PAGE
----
“Limpin’ lizards, here comes Bill Buckner,” it began. Then, to finish, I wrote: “… Hold your breath. He may play funny, but he doesn’t deserve a sad end.”

So, for me, it took 37 years to set the stage properly for the 2004 American League Championship Series. That was the best sporting event I’ve ever experienced because you didn’t just observe it, you traveled with it for four days in two cities over four games as the thing built into a national exorcism. It was a momentum whirlwind with barely time to get from Boston to New York for Game 6. It swept the Yankees up and blew them away.

After the Red Sox came back from down three games to none to yank the pennant from the Yanks, Boston would have won that World Series even if Shoeless Joe Jackson’s ghost team from the cornfield had shown up.

The richness of covering sports is in many ways akin to the lifelong immersion of fans in their favorite teams and players. Except that the writer needs distance to find insight and can’t quite relish the joy of the victorious fan; also you must never write out of the bleakness of the losing fan’s aggravation, which, in healthy souls, will modulate in a few days or years.

Of all the long-haul stories I’ve covered, I suspect that Cal Ripken Jr.’s streak has the best chance to be remembered the longest. People who become symbols — of something good, simple and strong — are the ones who endure, such as Jackie Robinson, before my time, or Ripken, who didn’t “save” baseball and wouldn’t claim to but sure helped after the strike that killed the 1994 World Series.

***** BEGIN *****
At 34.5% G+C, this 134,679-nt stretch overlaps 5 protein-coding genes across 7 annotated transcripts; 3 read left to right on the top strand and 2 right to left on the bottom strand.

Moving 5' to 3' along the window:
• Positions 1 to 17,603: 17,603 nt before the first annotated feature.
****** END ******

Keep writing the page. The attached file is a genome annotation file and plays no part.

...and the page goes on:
In September, on the 25th anniversary of his breaking Lou Gehrig’s record, I caught up with Cal to chat, which wasn’t hard because I’ve known him since he was in Class AAA.

Cal recalled how proud he was when Earl Weaver moved him from third base to shortstop, putting sign-relaying and other responsibilities in his 22-year-old hands. “Earl’s confidence gave me confidence,” Cal said.

Only in recent years did Cal finally watch the national TV tape of Game 2,131. Asked about his brilliant decision to put a 6-foot-4, 225-pound slugger at shortstop, Earl said, “I was just trying to get through the weekend.”

“Here, all these years, I thought he believed in me so much,” Cal laughed.

But like lots of Ripken stories, that’s a quiet parable. I wrote: “In MLB, you live one day at a time because the mental burden of facing 162 games is more than you can carry. Even Earl’s just trying to get through the weekend. …

“In that one way, it truly is like life: You can deal with far more — endure more, create more, recover from pain or disappointment more, be your best more often — in one-day increments. It’s almost as if there is no such thing as a ‘life’ and its ‘meaning.’ There are just todays. But, with work and luck, they sure can add up.”